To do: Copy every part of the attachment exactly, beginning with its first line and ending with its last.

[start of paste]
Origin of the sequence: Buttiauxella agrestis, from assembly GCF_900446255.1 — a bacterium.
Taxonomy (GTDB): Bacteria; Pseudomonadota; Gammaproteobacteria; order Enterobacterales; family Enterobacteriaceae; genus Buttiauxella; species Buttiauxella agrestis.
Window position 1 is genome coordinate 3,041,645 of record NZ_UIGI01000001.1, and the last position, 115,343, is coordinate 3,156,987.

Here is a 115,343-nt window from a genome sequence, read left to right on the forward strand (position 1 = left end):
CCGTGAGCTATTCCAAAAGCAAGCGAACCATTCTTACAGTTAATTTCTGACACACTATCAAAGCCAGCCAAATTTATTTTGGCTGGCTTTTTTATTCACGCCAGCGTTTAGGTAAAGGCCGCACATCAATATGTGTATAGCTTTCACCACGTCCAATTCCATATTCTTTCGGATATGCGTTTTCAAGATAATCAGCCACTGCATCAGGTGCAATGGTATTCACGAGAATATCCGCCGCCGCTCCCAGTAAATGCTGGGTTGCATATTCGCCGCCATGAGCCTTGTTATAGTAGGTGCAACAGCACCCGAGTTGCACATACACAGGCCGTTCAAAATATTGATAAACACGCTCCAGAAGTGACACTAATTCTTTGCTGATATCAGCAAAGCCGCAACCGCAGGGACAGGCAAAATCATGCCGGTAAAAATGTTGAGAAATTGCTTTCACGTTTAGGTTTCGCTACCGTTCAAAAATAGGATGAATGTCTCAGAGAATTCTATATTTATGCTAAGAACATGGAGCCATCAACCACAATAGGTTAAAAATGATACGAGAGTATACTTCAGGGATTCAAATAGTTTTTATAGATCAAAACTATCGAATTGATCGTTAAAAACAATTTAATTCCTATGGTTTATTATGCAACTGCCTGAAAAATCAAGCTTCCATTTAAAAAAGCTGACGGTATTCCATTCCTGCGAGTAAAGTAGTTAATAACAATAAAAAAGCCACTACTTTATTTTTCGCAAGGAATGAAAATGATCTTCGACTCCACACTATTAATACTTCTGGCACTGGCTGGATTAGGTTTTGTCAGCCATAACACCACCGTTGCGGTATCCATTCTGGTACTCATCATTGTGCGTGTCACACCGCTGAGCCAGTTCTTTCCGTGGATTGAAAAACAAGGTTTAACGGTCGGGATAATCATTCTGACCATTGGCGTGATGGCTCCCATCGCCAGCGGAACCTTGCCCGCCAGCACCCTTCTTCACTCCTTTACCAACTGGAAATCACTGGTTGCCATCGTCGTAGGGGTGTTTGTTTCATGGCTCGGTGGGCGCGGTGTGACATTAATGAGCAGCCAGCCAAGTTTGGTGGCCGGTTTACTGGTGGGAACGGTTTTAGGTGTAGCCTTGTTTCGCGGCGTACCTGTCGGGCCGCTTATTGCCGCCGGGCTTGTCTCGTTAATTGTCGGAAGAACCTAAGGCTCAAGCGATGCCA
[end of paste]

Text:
Origin of the sequence: Buttiauxella agrestis, from assembly GCF_900446255.1 — a bacterium.
Taxonomy (GTDB): Bacteria; Pseudomonadota; Gammaproteobacteria; order Enterobacterales; family Enterobacteriaceae; genus Buttiauxella; species Buttiauxella agrestis.
Window position 1 is genome coordinate 3,041,645 of record NZ_UIGI01000001.1, and the last position, 115,343, is coordinate 3,156,987.

Here is a 115,343-nt window from a genome sequence, read left to right on the forward strand (position 1 = left end):
CCGTGAGCTATTCCAAAAGCAAGCGAACCATTCTTACAGTTAATTTCTGACACACTATCAAAGCCAGCCAAATTTATTTTGGCTGGCTTTTTTATTCACGCCAGCGTTTAGGTAAAGGCCGCACATCAATATGTGTATAGCTTTCACCACGTCCAATTCCATATTCTTTCGGATATGCGTTTTCAAGATAATCAGCCACTGCATCAGGTGCAATGGTATTCACGAGAATATCCGCCGCCGCTCCCAGTAAATGCTGGGTTGCATATTCGCCGCCATGAGCCTTGTTATAGTAGGTGCAACAGCACCCGAGTTGCACATACACAGGCCGTTCAAAATATTGATAAACACGCTCCAGAAGTGACACTAATTCTTTGCTGATATCAGCAAAGCCGCAACCGCAGGGACAGGCAAAATCATGCCGGTAAAAATGTTGAGAAATTGCTTTCACGTTTAGGTTTCGCTACCGTTCAAAAATAGGATGAATGTCTCAGAGAATTCTATATTTATGCTAAGAACATGGAGCCATCAACCACAATAGGTTAAAAATGATACGAGAGTATACTTCAGGGATTCAAATAGTTTTTATAGATCAAAACTATCGAATTGATCGTTAAAAACAATTTAATTCCTATGGTTTATTATGCAACTGCCTGAAAAATCAAGCTTCCATTTAAAAAAGCTGACGGTATTCCATTCCTGCGAGTAAAGTAGTTAATAACAATAAAAAAGCCACTACTTTATTTTTCGCAAGGAATGAAAATGATCTTCGACTCCACACTATTAATACTTCTGGCACTGGCTGGATTAGGTTTTGTCAGCCATAACACCACCGTTGCGGTATCCATTCTGGTACTCATCATTGTGCGTGTCACACCGCTGAGCCAGTTCTTTCCGTGGATTGAAAAACAAGGTTTAACGGTCGGGATAATCATTCTGACCATTGGCGTGATGGCTCCCATCGCCAGCGGAACCTTGCCCGCCAGCACCCTTCTTCACTCCTTTACCAACTGGAAATCACTGGTTGCCATCGTCGTAGGGGTGTTTGTTTCATGGCTCGGTGGGCGCGGTGTGACATTAATGAGCAGCCAGCCAAGTTTGGTGGCCGGTTTACTGGTGGGAACGGTTTTAGGTGTAGCCTTGTTTCGCGGCGTACCTGTCGGGCCGCTTATTGCCGCCGGGCTTGTCTCGTTAATTGTCGGAAGAACCTAAGGCTCAAGCGATGCCA